Alabama DE Tim Williams didn't excel at the NFL combine (both in drills and in interviews), but will that hurt him come draft day?
Williams lived behind the opposition’s line at Alabama. In 2015, he recorded 11.5 tackles for loss and 9.5 sacks; in 2016, he had 16.0 and 9.0 in those categories, respectively. The latter performance helped propel him to second-team All-SEC and All-America honors. Williams’s 20 career sacks rank him top 20 in the SEC since 2005, tied with Justin Houston (Georgia), Derrick Harvey (Florida) and Dee Ford (Auburn). Williams recorded at least a half-sack in 19 of the 23 games he played over the past two seasons, and he had a pair of 2.0-sack games: the 2015 SEC championship vs. Florida and an October win over Texas A&M last season.
Strengths: Williams is a flash at the snap—he’s into his second and third steps, attempting to turn the corner on an offensive tackle, seemingly before anyone has the time to blink. That’s what one expects from a prospective premier edge rusher.
Part of what makes Williams (6' 3", 244 lbs.) special is that he actually may be better peeling back inside than bending the edge. His speed helps him set up offensive tackles to their outside shoulders so that Williams can shoot his hands and push back inside when there’s an opening. He has enough speed-to-power conversion to then bounce off guards and bowl through running backs.
“I have a lot of moves as a pass rusher,” Williams said. “I’m not a bull rush guy. I’m not a finesse guy. Some tackles don’t know what I’m going to do when I get up there.”
Alabama gave Williams the chance to rush from both two-point and three-point stances, out of three- and four-man fronts. Because of his burst (as well as his rather lanky frame), he is most effective the further he moved outside the tackles. And he looks as natural as a defender can coming from that two-point stance.
Again, though, there is the element of Williams taking his game inside. When he stunts, he can get into the pocket before interior linemen have a chance to react. Even when they’re there, they have to contend with how well he uses his hands to stay loose.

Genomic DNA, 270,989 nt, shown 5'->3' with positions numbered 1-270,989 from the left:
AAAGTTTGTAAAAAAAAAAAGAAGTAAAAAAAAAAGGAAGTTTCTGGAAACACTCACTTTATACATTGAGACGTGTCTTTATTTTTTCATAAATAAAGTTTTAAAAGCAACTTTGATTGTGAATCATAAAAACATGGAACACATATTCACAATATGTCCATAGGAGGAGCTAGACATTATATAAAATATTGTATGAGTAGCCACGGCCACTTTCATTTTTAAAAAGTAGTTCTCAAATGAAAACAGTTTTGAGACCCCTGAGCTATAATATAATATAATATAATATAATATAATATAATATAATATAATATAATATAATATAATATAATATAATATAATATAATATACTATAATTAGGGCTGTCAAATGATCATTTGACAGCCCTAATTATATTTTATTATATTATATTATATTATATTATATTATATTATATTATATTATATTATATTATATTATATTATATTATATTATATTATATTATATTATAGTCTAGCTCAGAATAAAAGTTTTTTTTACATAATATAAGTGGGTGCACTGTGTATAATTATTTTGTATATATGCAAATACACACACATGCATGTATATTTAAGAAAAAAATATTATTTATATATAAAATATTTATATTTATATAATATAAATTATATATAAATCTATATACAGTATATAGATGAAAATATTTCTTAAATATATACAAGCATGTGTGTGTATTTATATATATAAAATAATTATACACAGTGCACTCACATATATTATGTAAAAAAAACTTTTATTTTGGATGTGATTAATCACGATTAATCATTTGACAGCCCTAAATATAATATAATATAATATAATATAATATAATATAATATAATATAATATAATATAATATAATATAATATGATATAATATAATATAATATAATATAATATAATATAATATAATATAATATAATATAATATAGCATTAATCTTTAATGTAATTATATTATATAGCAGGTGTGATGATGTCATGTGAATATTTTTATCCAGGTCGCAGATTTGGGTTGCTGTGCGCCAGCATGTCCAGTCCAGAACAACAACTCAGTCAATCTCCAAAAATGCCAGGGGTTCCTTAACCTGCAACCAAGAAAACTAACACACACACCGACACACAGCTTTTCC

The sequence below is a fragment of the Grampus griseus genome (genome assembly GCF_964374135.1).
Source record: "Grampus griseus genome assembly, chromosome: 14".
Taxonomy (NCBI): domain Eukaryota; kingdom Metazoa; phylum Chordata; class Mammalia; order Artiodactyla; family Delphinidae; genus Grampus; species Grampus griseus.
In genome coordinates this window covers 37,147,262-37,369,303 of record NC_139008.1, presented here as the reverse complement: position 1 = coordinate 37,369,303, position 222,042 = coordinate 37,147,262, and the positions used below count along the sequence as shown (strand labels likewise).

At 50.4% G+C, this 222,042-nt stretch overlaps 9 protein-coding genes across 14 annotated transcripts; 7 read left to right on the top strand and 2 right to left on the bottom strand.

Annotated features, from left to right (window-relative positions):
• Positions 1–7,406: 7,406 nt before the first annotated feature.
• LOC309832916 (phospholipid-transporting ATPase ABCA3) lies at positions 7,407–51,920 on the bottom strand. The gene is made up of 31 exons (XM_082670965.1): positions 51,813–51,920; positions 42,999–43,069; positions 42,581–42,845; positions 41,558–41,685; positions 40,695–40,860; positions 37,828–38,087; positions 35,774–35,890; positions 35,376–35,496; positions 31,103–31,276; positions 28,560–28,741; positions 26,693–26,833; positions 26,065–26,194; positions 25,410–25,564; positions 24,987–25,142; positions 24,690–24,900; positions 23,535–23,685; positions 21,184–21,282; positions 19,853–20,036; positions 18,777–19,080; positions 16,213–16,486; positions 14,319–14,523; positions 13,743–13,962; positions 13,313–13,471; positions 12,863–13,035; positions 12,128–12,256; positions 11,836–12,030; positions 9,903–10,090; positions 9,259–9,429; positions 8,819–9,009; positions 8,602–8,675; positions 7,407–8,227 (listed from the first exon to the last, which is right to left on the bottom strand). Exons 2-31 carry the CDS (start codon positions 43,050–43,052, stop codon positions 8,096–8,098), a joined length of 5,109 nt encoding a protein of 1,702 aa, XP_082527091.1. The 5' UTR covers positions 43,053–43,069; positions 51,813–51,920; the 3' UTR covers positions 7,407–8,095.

The motor constantly runs. Williams makes a ton of plays in the backfield, but he also chases down QBs from the backside, well after the initial surge has ended.
There is at least a decent base from which to ask Williams to play a little in coverage. While he didn’t test all that well at the combine, he doesn’t appear out of place when he has to drop.
Weaknesses: First, the red flag. When asked at the combine if he had failed any drug tests in the past, Williams responded, “Oh, yeah. I have failed some. I’m a young player. I made decisions that I grew from. It’s all about being a man, owning up to your situations, owning up to your mistakes. ... I know I’ve got something to prove. I’m obviously behind the 8-ball so I’m here to prove not only to myself but to every organization that if they take me, they’re going to get the best player here.”
Give him plus marks for honesty, but that off-field issue threatens to drive Williams down come draft weekend.
The on-field question is if he can be more than a sub-package pass rusher. Alabama barely used him against the run in 2015, and while he can drive blockers back when he has a little momentum, he’s not necessarily built to help set an edge.
As mentioned above, the combine also wasn’t a great exhibition for him. His 4.68-second 40 time was plenty respectable for an edge rusher, but he was way down the list among his peers in the three-cone (7.36) and short shuttle (4.57). Those drills help measure agility and quickness, so they could be held against Williams down the road.
Player comp: Bruce Irvin